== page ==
CAPAStudyAbroad_London_Fall2017_From Thaddeus Kaszuba - Amsterdam - People riding about the Canals to roam the city.jpg

While Amsterdam is typically known for being a safe haven for more "adult activities," one friend of mine referred to it as an "adult theme park," the city itself still has a historical core that can be found in its architecture. The U.S. has had much more opportunity to expand rather than centralize due to the vast space the country encompasses. However, visiting a city where efficient use of space is of vital importance was an extremely eye-opening observation for me.

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Posted in: London, England, Cultural Differences, Fall Break Abroad, Barcelona, Spain

Cultural Insights: 4 Daily Differences Between Americans and Italians

Oct 19, 2017 4:30:00 PM / by Irene Kanthan


Hayley is an official CAPA blogger for fall 2017, sharing her story in weekly posts on CAPA World. A Communication and Media major at Merrimack College, she is studying abroad in Florence this semester.

In this week's post, Hayley ponders over her cross-cultural psychology classes and the daily cultural differences between Americans and Italians.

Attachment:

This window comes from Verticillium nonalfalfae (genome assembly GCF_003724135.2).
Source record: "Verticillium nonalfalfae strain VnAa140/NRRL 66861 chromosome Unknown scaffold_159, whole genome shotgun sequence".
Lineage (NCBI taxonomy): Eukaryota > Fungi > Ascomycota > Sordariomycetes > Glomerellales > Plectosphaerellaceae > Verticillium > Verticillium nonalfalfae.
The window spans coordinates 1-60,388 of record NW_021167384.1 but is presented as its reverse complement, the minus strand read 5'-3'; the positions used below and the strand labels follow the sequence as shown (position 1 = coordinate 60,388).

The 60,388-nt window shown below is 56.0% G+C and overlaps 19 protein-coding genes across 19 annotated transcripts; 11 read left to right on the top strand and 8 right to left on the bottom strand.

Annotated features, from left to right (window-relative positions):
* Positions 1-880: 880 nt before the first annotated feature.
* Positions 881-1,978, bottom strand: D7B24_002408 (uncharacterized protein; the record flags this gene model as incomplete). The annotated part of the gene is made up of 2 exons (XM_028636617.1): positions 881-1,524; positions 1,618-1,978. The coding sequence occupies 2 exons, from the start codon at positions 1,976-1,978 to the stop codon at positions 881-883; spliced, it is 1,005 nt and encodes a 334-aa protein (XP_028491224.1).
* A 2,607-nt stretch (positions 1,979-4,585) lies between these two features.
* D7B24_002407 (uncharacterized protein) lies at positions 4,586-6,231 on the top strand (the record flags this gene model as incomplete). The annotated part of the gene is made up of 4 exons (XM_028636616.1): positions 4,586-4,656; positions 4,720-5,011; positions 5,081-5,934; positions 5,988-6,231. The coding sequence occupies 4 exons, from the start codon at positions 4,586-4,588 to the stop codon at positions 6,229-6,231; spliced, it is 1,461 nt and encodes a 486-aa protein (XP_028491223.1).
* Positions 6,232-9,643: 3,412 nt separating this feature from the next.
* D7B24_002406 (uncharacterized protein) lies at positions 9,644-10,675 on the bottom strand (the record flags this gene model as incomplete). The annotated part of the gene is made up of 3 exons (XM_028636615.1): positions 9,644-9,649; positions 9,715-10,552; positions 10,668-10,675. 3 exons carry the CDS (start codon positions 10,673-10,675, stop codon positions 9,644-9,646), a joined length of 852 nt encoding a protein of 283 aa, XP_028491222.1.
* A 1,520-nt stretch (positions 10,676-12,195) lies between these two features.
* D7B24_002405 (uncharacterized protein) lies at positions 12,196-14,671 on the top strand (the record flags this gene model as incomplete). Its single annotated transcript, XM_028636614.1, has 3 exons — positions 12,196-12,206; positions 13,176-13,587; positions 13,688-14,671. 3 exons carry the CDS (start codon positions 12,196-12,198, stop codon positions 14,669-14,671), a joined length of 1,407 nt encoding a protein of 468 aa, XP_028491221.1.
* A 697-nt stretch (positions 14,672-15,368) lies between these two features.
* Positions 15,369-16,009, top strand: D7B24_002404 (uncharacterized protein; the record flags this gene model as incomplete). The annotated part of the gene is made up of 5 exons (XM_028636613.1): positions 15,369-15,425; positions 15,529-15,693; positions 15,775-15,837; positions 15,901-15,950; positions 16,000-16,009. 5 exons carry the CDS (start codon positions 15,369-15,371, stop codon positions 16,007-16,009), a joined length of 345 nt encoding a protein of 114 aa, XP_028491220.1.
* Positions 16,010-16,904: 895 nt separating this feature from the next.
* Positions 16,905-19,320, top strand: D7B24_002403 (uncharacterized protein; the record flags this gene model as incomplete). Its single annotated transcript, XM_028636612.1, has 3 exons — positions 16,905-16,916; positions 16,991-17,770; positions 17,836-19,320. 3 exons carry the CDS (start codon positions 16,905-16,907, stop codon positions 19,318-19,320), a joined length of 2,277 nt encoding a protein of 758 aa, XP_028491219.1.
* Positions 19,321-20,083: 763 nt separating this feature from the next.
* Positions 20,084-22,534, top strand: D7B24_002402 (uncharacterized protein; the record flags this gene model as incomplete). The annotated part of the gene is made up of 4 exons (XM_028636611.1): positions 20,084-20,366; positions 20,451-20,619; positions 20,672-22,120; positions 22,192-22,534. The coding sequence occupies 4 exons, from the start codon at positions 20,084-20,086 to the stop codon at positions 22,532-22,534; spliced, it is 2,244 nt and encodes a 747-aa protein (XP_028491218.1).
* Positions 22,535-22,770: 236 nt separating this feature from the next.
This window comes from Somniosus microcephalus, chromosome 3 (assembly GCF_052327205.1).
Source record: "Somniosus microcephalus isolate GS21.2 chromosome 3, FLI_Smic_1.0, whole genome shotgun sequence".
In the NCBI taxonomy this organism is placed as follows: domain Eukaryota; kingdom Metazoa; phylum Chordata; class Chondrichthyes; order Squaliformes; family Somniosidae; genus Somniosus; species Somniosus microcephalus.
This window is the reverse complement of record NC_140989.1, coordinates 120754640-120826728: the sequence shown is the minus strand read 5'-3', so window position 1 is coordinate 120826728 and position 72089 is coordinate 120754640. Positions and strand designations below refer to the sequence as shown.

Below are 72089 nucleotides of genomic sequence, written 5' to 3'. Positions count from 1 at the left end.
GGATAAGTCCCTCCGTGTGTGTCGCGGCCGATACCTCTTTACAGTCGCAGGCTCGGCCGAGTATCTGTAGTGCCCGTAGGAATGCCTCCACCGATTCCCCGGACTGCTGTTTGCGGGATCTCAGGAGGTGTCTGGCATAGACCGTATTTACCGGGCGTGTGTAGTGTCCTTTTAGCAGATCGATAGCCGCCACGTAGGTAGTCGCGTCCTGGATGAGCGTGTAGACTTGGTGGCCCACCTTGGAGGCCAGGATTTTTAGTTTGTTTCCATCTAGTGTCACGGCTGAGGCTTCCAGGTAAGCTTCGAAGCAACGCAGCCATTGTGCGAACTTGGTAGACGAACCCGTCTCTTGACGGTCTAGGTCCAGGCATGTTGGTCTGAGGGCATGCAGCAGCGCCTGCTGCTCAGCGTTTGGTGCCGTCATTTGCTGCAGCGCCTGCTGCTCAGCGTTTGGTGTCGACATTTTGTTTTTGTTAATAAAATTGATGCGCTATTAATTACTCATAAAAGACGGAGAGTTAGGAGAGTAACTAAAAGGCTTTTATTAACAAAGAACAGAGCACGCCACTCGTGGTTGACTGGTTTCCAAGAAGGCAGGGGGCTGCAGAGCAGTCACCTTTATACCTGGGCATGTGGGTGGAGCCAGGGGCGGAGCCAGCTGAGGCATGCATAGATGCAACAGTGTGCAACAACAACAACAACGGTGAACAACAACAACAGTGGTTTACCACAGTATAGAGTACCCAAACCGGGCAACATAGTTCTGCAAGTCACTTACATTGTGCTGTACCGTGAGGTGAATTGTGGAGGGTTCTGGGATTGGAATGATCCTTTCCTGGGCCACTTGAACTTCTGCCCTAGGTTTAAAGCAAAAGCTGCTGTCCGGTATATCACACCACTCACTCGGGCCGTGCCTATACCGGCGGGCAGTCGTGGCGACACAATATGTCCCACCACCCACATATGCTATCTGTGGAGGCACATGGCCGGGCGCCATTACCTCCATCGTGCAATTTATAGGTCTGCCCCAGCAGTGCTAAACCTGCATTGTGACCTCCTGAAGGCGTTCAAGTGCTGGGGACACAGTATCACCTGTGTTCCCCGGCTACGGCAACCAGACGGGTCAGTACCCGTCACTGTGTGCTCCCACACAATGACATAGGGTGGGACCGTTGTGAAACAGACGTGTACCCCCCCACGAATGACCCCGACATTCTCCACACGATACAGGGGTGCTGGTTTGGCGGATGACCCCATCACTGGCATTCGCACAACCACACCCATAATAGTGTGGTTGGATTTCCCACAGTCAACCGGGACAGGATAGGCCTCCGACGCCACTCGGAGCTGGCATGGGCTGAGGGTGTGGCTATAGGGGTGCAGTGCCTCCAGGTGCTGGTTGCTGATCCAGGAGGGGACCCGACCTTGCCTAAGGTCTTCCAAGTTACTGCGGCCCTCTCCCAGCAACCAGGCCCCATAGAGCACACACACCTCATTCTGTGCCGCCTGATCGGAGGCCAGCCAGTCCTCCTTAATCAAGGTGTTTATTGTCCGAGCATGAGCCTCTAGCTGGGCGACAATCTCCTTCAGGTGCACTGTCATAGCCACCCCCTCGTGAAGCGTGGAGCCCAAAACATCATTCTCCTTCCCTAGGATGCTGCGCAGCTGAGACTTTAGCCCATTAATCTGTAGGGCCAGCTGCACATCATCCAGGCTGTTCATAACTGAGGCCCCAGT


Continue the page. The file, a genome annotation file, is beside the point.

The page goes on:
During my time abroad I have gotten to reflect on my personal identity as an American living in a foreign country. My experiences as well as classes have helped me develop a better understanding of the cross-cultural differences that I face every day in the city of Florence. In one of my classes, cross-cultural psychology, we learn about things such as socialization behavior in a cultural context and the different factors in cultural transmission and development.

CAPAStudyAbroad_Fall2017_Florence_From Hayley Parker - Piazzale Michelangelo.png

One of my favorite lessons we’ve learned in class thus far would be the differences of growing up American versus growing up Italian. This lesson got me thinking about how I may see things differently and act differently because of the way I was brought up in the U.S. Here are some of the major differences I’ve noticed in life in Italy versus life in the U.S.

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Posted in: Florence, Italy, Cultural Insights, Cultural Differences

Differences Between California and Florence

Oct 9, 2017 3:30:00 PM / by Irene Kanthan


Celess is an official CAPA vlogger for fall 2017, sharing her story in weekly posts on CAPA World. A Business Administration major at Riverside City College, she is studying abroad in Florence this semester.

In this week's post, Celess talks about the differences she's observed between her home state of California and her study abroad in Florence.


Thanks Celess!

Celess' journey continues every Monday so stay tuned.